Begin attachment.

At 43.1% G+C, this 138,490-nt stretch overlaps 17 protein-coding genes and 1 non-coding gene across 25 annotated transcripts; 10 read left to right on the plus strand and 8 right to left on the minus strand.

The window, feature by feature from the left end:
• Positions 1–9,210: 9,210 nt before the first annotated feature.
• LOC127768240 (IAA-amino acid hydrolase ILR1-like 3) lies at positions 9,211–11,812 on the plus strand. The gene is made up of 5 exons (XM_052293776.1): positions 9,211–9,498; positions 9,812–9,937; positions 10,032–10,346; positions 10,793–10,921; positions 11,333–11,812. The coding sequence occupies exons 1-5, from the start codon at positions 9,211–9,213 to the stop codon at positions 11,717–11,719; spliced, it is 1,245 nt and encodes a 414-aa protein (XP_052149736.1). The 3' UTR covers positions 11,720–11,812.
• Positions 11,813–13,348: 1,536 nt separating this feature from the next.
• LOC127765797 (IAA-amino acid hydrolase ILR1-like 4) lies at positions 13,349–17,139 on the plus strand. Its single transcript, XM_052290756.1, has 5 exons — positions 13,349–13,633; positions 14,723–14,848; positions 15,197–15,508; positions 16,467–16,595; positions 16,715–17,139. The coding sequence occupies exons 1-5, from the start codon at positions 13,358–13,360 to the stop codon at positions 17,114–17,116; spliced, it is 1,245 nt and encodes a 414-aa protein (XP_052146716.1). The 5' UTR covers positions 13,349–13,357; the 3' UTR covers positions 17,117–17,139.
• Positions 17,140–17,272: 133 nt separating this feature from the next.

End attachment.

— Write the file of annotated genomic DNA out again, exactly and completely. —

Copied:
At 43.1% G+C, this 138,490-nt stretch overlaps 17 protein-coding genes and 1 non-coding gene across 25 annotated transcripts; 10 read left to right on the plus strand and 8 right to left on the minus strand.

The window, feature by feature from the left end:
• Positions 1–9,210: 9,210 nt before the first annotated feature.
• LOC127768240 (IAA-amino acid hydrolase ILR1-like 3) lies at positions 9,211–11,812 on the plus strand. The gene is made up of 5 exons (XM_052293776.1): positions 9,211–9,498; positions 9,812–9,937; positions 10,032–10,346; positions 10,793–10,921; positions 11,333–11,812. The coding sequence occupies exons 1-5, from the start codon at positions 9,211–9,213 to the stop codon at positions 11,717–11,719; spliced, it is 1,245 nt and encodes a 414-aa protein (XP_052149736.1). The 3' UTR covers positions 11,720–11,812.
• Positions 11,813–13,348: 1,536 nt separating this feature from the next.
• LOC127765797 (IAA-amino acid hydrolase ILR1-like 4) lies at positions 13,349–17,139 on the plus strand. Its single transcript, XM_052290756.1, has 5 exons — positions 13,349–13,633; positions 14,723–14,848; positions 15,197–15,508; positions 16,467–16,595; positions 16,715–17,139. The coding sequence occupies exons 1-5, from the start codon at positions 13,358–13,360 to the stop codon at positions 17,114–17,116; spliced, it is 1,245 nt and encodes a 414-aa protein (XP_052146716.1). The 5' UTR covers positions 13,349–13,357; the 3' UTR covers positions 17,117–17,139.
• Positions 17,140–17,272: 133 nt separating this feature from the next.